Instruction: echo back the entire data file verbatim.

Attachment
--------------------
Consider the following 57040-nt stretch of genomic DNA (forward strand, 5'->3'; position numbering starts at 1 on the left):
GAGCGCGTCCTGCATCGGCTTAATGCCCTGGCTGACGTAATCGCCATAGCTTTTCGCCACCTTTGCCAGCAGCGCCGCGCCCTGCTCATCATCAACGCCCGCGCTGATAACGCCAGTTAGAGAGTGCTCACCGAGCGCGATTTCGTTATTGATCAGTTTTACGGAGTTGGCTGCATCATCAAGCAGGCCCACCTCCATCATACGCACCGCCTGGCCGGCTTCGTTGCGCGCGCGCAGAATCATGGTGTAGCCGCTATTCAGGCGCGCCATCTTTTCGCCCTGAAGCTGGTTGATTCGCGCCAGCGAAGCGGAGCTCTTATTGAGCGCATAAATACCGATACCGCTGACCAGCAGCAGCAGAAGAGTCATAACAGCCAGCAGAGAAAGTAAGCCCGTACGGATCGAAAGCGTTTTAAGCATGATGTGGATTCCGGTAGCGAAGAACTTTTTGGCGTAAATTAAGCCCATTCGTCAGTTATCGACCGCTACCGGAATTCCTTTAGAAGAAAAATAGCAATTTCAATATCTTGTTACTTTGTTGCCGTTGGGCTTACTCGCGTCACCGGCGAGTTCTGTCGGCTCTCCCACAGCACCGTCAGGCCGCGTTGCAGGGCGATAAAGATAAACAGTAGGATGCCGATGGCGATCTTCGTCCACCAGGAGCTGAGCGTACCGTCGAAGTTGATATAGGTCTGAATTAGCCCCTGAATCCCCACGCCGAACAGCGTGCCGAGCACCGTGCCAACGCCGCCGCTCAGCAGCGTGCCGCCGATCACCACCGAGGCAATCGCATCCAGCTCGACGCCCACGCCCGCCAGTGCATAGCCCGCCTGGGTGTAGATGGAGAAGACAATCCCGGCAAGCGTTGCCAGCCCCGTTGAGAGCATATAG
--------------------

Consider the following 57040-nt stretch of genomic DNA (forward strand, 5'->3'; position numbering starts at 1 on the left):
GAGCGCGTCCTGCATCGGCTTAATGCCCTGGCTGACGTAATCGCCATAGCTTTTCGCCACCTTTGCCAGCAGCGCCGCGCCCTGCTCATCATCAACGCCCGCGCTGATAACGCCAGTTAGAGAGTGCTCACCGAGCGCGATTTCGTTATTGATCAGTTTTACGGAGTTGGCTGCATCATCAAGCAGGCCCACCTCCATCATACGCACCGCCTGGCCGGCTTCGTTGCGCGCGCGCAGAATCATGGTGTAGCCGCTATTCAGGCGCGCCATCTTTTCGCCCTGAAGCTGGTTGATTCGCGCCAGCGAAGCGGAGCTCTTATTGAGCGCATAAATACCGATACCGCTGACCAGCAGCAGCAGAAGAGTCATAACAGCCAGCAGAGAAAGTAAGCCCGTACGGATCGAAAGCGTTTTAAGCATGATGTGGATTCCGGTAGCGAAGAACTTTTTGGCGTAAATTAAGCCCATTCGTCAGTTATCGACCGCTACCGGAATTCCTTTAGAAGAAAAATAGCAATTTCAATATCTTGTTACTTTGTTGCCGTTGGGCTTACTCGCGTCACCGGCGAGTTCTGTCGGCTCTCCCACAGCACCGTCAGGCCGCGTTGCAGGGCGATAAAGATAAACAGTAGGATGCCGATGGCGATCTTCGTCCACCAGGAGCTGAGCGTACCGTCGAAGTTGATATAGGTCTGAATTAGCCCCTGAATCCCCACGCCGAACAGCGTGCCGAGCACCGTGCCAACGCCGCCGCTCAGCAGCGTGCCGCCGATCACCACCGAGGCAATCGCATCCAGCTCGACGCCCACGCCCGCCAGTGCATAGCCCGCCTGGGTGTAGATGGAGAAGACAATCCCGGCAAGCGTTGCCAGCCCCGTTGAGAGCATATAG